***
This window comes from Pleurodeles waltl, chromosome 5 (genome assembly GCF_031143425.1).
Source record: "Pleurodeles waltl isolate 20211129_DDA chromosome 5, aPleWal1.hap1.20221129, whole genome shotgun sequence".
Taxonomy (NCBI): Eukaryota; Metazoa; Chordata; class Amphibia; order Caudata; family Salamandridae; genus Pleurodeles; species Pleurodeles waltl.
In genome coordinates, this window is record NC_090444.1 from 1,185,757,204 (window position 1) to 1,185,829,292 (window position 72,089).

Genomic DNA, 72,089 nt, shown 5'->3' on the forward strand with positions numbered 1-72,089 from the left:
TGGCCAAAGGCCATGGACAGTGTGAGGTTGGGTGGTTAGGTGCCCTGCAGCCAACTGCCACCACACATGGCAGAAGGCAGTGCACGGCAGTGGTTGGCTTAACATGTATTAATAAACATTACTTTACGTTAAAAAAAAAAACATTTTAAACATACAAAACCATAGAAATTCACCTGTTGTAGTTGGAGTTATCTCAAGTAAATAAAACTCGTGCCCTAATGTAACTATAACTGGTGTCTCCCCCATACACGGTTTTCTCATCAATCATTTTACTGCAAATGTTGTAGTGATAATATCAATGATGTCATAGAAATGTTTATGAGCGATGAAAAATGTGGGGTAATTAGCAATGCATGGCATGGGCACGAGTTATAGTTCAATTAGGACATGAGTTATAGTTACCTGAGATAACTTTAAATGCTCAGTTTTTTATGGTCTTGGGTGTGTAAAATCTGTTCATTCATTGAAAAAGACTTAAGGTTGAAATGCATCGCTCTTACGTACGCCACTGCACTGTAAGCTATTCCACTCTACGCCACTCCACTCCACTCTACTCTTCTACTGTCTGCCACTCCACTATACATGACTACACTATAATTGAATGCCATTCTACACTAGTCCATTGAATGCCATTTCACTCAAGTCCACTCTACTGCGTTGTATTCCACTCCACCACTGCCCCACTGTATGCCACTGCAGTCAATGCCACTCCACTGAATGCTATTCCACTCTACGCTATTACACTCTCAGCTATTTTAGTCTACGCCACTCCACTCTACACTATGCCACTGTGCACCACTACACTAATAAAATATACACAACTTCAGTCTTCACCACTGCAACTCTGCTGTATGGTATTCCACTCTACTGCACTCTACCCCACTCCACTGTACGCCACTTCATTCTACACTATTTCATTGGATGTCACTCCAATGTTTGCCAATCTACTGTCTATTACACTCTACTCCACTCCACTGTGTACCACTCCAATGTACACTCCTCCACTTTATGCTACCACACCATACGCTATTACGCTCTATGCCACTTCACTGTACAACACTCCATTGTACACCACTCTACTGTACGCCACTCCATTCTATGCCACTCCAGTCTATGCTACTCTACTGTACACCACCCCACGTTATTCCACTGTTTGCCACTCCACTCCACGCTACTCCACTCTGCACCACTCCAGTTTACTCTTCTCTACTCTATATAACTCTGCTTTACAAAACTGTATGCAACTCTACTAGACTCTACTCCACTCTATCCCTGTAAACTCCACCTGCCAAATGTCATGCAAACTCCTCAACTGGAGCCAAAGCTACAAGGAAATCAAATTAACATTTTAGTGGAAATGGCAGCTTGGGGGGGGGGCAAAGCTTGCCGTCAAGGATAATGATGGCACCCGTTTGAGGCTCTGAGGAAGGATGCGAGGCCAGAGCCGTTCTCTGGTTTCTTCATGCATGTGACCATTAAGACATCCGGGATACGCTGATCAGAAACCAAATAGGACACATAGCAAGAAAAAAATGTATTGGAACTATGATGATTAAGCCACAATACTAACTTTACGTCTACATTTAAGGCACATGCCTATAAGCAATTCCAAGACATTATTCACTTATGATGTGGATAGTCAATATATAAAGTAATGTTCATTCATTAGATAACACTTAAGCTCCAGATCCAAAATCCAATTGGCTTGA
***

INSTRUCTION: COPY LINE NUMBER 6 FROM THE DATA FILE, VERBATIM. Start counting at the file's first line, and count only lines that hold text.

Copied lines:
TGGCCAAAGGCCATGGACAGTGTGAGGTTGGGTGGTTAGGTGCCCTGCAGCCAACTGCCACCACACATGGCAGAAGGCAGTGCACGGCAGTGGTTGGCTTAACATGTATTAATAAACATTACTTTACGTTAAAAAAAAAAACATTTTAAACATACAAAACCATAGAAATTCACCTGTTGTAGTTGGAGTTATCTCAAGTAAATAAAACTCGTGCCCTAATGTAACTATAACTGGTGTCTCCCCCATACACGGTTTTCTCATCAATCATTTTACTGCAAATGTTGTAGTGATAATATCAATGATGTCATAGAAATGTTTATGAGCGATGAAAAATGTGGGGTAATTAGCAATGCATGGCATGGGCACGAGTTATAGTTCAATTAGGACATGAGTTATAGTTACCTGAGATAACTTTAAATGCTCAGTTTTTTATGGTCTTGGGTGTGTAAAATCTGTTCATTCATTGAAAAAGACTTAAGGTTGAAATGCATCGCTCTTACGTACGCCACTGCACTGTAAGCTATTCCACTCTACGCCACTCCACTCCACTCTACTCTTCTACTGTCTGCCACTCCACTATACATGACTACACTATAATTGAATGCCATTCTACACTAGTCCATTGAATGCCATTTCACTCAAGTCCACTCTACTGCGTTGTATTCCACTCCACCACTGCCCCACTGTATGCCACTGCAGTCAATGCCACTCCACTGAATGCTATTCCACTCTACGCTATTACACTCTCAGCTATTTTAGTCTACGCCACTCCACTCTACACTATGCCACTGTGCACCACTACACTAATAAAATATACACAACTTCAGTCTTCACCACTGCAACTCTGCTGTATGGTATTCCACTCTACTGCACTCTACCCCACTCCACTGTACGCCACTTCATTCTACACTATTTCATTGGATGTCACTCCAATGTTTGCCAATCTACTGTCTATTACACTCTACTCCACTCCACTGTGTACCACTCCAATGTACACTCCTCCACTTTATGCTACCACACCATACGCTATTACGCTCTATGCCACTTCACTGTACAACACTCCATTGTACACCACTCTACTGTACGCCACTCCATTCTATGCCACTCCAGTCTATGCTACTCTACTGTACACCACCCCACGTTATTCCACTGTTTGCCACTCCACTCCACGCTACTCCACTCTGCACCACTCCAGTTTACTCTTCTCTACTCTATATAACTCTGCTTTACAAAACTGTATGCAACTCTACTAGACTCTACTCCACTCTATCCCTGTAAACTCCACCTGCCAAATGTCATGCAAACTCCTCAACTGGAGCCAAAGCTACAAGGAAATCAAATTAACATTTTAGTGGAAATGGCAGCTTGGGGGGGGGGCAAAGCTTGCCGTCAAGGATAATGATGGCACCCGTTTGAGGCTCTGAGGAAGGATGCGAGGCCAGAGCCGTTCTCTGGTTTCTTCATGCATGTGACCATTAAGACATCCGGGATACGCTGATCAGAAACCAAATAGGACACATAGCAAGAAAAAAATGTATTGGAACTATGATGATTAAGCCACAATACTAACTTTACGTCTACATTTAAGGCACATGCCTATAAGCAATTCCAAGACATTATTCACTTATGATGTGGATAGTCAATATATAAAGTAATGTTCATTCATTAGATAACACTTAAGCTCCAGATCCAAAATCCAATTGGCTTGA